11.2.  Governing Law, Attorneys’ Fees. This Agreement, and all matters arising out of or relating to this Agreement, will be governed by and construed in accordance with the laws of the jurisdiction set forth in the governing law column opposite the applicable undersigned F5 entity in the table below, without regard to that jurisdiction’s choice of law rules. Further, for any action arising out of or related to this Agreement, Customer consents to the exclusive jurisdiction and venue of the courts located in the venue column opposite the applicable undersigned F5 entity in the table below.

F5 Entity: Governing Law: Venue:
F5 Networks Singapore Pte Ltd The laws of Singapore Singapore
F5 Networks Ltd. The laws of England and Wales London, England
F5 Networks, Inc. The laws of the State of Washington Seattle, Washington

 

The Parties agree that the United Nations Convention on Contracts for the International Sale of Goods (CISG) and the Uniform Computer Information Transactions Act, in whatever form adopted, does not apply to this Agreement and the Parties specifically opt out of the application of such laws. If either Party engages attorneys to enforce any rights arising out of or relating to this Agreement, the prevailing Party will be entitled to recover reasonable attorneys’ fees.

11.3.  Assignment. Customer may not assign this Agreement in whole or in part, without F5’s prior written consent. F5 may assign this Agreement or any of its rights and obligations under it at any time. Any attempted assignment or transfer in violation of this Section will be void and without effect. Subject to the foregoing, this Agreement will be binding upon and shall inure to the benefit of the Parties and their respective permitted successors and assigns. F5 may subcontract parts of the Beta Services to third parties or provision of services related to management and hosting of the Beta Product to third parties (such third parties including but not limited to F5’s affiliates). F5 is responsible for breaches of this Agreement caused by its subcontractors.

11.4.  Export Control; U.S. Government Restricted Rights.  F5 Property is subject to export control laws of various countries, including the laws of the United States. Customer will not submit F5 Property to any government agency for licensing consideration or other regulatory approval and will not export F5 Property to countries, persons or entities if prohibited by export laws.  Notwithstanding, in any case, if Customer uses the Beta Product by or for any unit or agency of the United States Government, this provision applies. The Beta Product and any associated documentation are “commercial items” incorporating “commercial computer software” and “commercial computer software documentation” as such terms are defined in the Federal Acquisition Regulations (48 C.F.R.) (the “FAR”) 2.101 and its supplements. The Parties agree that the Beta Product was developed entirely at private expense, that no part of the Beta Product was first produced in the performance of a Government contract. Use and/or access of the Beta Product constitutes acknowledgment of F5’s and its licensors’ and suppliers’ rights in the Beta Product.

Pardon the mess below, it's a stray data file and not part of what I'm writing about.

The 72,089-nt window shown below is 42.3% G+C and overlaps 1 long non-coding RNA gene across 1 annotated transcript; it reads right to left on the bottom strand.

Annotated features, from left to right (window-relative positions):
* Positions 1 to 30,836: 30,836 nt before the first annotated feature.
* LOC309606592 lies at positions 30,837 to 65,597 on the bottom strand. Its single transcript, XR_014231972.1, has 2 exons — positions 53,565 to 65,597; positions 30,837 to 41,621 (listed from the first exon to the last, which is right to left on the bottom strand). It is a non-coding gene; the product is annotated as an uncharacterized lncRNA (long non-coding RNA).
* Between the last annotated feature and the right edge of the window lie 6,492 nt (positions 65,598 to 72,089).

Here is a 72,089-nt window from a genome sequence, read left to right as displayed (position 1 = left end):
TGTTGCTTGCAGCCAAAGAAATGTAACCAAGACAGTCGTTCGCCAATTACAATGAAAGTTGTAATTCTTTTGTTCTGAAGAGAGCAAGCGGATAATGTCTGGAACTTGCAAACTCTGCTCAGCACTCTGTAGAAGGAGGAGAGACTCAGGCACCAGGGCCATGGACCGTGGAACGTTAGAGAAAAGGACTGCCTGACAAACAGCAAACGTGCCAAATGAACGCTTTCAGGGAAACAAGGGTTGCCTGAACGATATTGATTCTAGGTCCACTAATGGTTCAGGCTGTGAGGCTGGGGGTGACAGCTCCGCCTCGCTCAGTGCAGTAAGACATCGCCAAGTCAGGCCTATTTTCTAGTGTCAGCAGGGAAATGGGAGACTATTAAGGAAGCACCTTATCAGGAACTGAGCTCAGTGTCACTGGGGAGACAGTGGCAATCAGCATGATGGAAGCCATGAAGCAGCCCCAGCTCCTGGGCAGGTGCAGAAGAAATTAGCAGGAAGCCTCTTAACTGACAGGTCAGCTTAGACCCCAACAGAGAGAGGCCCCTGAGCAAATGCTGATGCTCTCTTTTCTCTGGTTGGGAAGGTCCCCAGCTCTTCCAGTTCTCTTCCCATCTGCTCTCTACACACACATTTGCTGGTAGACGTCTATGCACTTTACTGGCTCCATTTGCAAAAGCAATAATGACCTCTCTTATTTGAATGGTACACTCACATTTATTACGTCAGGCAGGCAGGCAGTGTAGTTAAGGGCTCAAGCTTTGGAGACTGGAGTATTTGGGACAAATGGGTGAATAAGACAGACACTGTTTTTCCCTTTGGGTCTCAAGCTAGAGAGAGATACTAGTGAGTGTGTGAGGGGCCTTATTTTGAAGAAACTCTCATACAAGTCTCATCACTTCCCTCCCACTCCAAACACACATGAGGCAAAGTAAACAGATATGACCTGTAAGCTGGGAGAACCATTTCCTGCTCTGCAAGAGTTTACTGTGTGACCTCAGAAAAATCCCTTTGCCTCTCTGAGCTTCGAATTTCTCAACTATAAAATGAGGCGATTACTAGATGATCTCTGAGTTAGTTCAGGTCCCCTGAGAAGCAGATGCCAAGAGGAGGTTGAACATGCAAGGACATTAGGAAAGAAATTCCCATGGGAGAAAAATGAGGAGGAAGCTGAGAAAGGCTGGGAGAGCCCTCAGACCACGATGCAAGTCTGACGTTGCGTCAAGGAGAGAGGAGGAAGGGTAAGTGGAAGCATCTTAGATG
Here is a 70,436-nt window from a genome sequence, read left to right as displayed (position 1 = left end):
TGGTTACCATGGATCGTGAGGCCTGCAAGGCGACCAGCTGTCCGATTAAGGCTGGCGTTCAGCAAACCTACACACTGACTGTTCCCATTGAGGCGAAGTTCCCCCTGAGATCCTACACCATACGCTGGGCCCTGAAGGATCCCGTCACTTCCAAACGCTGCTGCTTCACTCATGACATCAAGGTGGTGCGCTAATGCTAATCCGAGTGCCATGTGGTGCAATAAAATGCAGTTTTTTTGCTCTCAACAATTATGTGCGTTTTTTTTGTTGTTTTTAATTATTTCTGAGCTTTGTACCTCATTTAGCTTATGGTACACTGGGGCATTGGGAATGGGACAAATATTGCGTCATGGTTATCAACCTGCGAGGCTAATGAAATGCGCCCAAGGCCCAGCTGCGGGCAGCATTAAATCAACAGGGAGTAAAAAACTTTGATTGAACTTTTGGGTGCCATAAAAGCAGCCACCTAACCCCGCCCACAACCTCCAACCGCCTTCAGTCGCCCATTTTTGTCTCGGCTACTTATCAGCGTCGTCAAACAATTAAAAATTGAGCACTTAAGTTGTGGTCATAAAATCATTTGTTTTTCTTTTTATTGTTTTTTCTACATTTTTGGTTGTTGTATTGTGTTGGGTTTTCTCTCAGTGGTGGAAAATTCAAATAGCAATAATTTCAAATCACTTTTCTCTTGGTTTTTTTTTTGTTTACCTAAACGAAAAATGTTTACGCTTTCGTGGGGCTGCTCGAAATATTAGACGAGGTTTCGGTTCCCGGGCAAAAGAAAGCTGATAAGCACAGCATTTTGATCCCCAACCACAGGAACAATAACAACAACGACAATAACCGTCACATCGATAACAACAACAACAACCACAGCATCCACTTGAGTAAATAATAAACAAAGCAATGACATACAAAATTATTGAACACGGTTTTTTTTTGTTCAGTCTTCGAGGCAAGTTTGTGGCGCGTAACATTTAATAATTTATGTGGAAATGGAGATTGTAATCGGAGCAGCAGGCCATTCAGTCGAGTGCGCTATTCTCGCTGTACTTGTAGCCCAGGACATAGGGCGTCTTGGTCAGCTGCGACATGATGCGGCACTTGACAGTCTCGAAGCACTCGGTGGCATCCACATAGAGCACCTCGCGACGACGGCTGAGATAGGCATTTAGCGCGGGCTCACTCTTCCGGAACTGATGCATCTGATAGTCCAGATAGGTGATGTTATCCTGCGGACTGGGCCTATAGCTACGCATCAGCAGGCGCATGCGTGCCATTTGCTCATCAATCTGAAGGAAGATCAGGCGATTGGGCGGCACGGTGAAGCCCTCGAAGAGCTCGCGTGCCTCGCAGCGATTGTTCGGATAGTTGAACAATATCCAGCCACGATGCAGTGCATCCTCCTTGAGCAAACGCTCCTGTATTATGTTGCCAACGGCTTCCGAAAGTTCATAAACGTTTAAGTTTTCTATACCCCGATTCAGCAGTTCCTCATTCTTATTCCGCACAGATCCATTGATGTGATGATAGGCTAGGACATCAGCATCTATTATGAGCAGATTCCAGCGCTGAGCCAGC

11.5.  Notices. Any notice or other communication required or permitted under this Agreement must be in writing in English and will be deemed given three (3) business days after it is sent by registered or certified mail, return receipt requested and postage prepaid, one (1) business day after it is sent via reputable nationwide courier service, or upon personal delivery, or upon posting to or sending of a notification in the Beta Portal. F5 may also provide notice by email or other electronic delivery, which shall be deemed given immediately upon transmission to the address set forth on Customer’s Account. Notices to Customer may also be sent to the address set forth in Customer’s Account or other address provided to F5 in the registration process for the Beta Product. All notices to F5 will be sent to the address(es) of the applicable F5 entity in the table below. Either Party may change its address by giving the other Party written notice in accordance with this Section.

F5 Entity: Notice Address: With a Copy to:
F5 Networks Singapore Pte Ltd F5 Networks Singapore Pte Ltd

Attn: Legal Department

5 Temasek Boulevard

#08-01/02/05 Suntec Tower 5

Singapore 038985

Singapore

 

F5 Networks, Inc.

Attention:  Legal Department

401 Elliot Avenue West

Seattle, WA 98119

USA

F5 Networks Ltd. F5 Networks Ltd.

Attn: Legal Department

Chertsey Gate West

43-47 London Street Chertsey

Surrey KT16 8AP

United Kingdom

 

F5 Networks, Inc.

Attention:  Legal Department

401 Elliot Avenue West

Seattle, WA 98119

USA

F5 Networks, Inc. F5 Networks, Inc.

Attn: Legal Department

401 Elliott Avenue West

Seattle, WA 98119

USA

 

11.6.  Severability. Any provisions found to be invalid or unenforceable will not affect the validity or enforceability of the other provisions contained herein, but will instead be replaced with a provision as similar to the original as possible and the remainder of this Agreement shall remain valid and enforceable according to its terms.